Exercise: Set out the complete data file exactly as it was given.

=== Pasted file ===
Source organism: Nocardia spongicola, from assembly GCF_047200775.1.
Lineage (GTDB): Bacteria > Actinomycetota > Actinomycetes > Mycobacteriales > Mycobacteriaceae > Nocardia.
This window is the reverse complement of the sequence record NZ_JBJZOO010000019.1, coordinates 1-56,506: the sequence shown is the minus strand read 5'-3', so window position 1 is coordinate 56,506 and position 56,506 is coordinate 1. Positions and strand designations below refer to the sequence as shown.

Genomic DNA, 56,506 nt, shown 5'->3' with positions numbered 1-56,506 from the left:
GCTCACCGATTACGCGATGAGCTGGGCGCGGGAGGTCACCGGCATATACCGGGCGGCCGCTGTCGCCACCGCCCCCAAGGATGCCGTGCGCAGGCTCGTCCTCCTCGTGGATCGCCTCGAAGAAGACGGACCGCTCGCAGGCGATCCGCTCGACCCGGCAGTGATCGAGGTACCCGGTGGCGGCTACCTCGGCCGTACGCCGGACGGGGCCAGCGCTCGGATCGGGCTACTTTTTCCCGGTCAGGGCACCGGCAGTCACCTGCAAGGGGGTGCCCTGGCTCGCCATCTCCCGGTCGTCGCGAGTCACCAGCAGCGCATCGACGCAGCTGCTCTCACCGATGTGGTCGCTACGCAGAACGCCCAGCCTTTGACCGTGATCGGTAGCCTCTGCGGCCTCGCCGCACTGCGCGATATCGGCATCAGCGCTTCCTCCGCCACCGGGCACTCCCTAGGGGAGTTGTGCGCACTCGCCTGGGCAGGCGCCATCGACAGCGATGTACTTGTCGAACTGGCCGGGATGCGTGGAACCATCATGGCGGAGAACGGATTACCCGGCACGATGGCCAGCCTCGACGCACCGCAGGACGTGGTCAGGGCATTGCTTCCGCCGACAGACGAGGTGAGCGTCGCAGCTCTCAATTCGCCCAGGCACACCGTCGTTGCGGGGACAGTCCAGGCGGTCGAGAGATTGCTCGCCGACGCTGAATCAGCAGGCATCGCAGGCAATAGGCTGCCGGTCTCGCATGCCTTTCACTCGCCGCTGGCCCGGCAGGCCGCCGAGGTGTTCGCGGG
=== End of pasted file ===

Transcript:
Source organism: Nocardia spongicola, from assembly GCF_047200775.1.
Lineage (GTDB): Bacteria > Actinomycetota > Actinomycetes > Mycobacteriales > Mycobacteriaceae > Nocardia.
This window is the reverse complement of the sequence record NZ_JBJZOO010000019.1, coordinates 1-56,506: the sequence shown is the minus strand read 5'-3', so window position 1 is coordinate 56,506 and position 56,506 is coordinate 1. Positions and strand designations below refer to the sequence as shown.

Genomic DNA, 56,506 nt, shown 5'->3' with positions numbered 1-56,506 from the left:
GCTCACCGATTACGCGATGAGCTGGGCGCGGGAGGTCACCGGCATATACCGGGCGGCCGCTGTCGCCACCGCCCCCAAGGATGCCGTGCGCAGGCTCGTCCTCCTCGTGGATCGCCTCGAAGAAGACGGACCGCTCGCAGGCGATCCGCTCGACCCGGCAGTGATCGAGGTACCCGGTGGCGGCTACCTCGGCCGTACGCCGGACGGGGCCAGCGCTCGGATCGGGCTACTTTTTCCCGGTCAGGGCACCGGCAGTCACCTGCAAGGGGGTGCCCTGGCTCGCCATCTCCCGGTCGTCGCGAGTCACCAGCAGCGCATCGACGCAGCTGCTCTCACCGATGTGGTCGCTACGCAGAACGCCCAGCCTTTGACCGTGATCGGTAGCCTCTGCGGCCTCGCCGCACTGCGCGATATCGGCATCAGCGCTTCCTCCGCCACCGGGCACTCCCTAGGGGAGTTGTGCGCACTCGCCTGGGCAGGCGCCATCGACAGCGATGTACTTGTCGAACTGGCCGGGATGCGTGGAACCATCATGGCGGAGAACGGATTACCCGGCACGATGGCCAGCCTCGACGCACCGCAGGACGTGGTCAGGGCATTGCTTCCGCCGACAGACGAGGTGAGCGTCGCAGCTCTCAATTCGCCCAGGCACACCGTCGTTGCGGGGACAGTCCAGGCGGTCGAGAGATTGCTCGCCGACGCTGAATCAGCAGGCATCGCAGGCAATAGGCTGCCGGTCTCGCATGCCTTTCACTCGCCGCTGGCCCGGCAGGCCGCCGAGGTGTTCGCGGG